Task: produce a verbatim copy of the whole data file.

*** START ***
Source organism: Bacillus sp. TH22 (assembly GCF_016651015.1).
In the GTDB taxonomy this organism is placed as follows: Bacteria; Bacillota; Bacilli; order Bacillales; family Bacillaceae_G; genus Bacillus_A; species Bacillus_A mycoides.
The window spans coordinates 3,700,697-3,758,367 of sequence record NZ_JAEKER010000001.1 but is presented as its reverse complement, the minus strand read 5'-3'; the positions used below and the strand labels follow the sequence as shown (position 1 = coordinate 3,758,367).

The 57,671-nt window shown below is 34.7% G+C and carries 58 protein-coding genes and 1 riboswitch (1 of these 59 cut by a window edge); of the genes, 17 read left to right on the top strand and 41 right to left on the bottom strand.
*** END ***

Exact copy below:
Source organism: Bacillus sp. TH22 (assembly GCF_016651015.1).
In the GTDB taxonomy this organism is placed as follows: Bacteria; Bacillota; Bacilli; order Bacillales; family Bacillaceae_G; genus Bacillus_A; species Bacillus_A mycoides.
The window spans coordinates 3,700,697-3,758,367 of sequence record NZ_JAEKER010000001.1 but is presented as its reverse complement, the minus strand read 5'-3'; the positions used below and the strand labels follow the sequence as shown (position 1 = coordinate 3,758,367).

The 57,671-nt window shown below is 34.7% G+C and carries 58 protein-coding genes and 1 riboswitch (1 of these 59 cut by a window edge); of the genes, 17 read left to right on the top strand and 41 right to left on the bottom strand.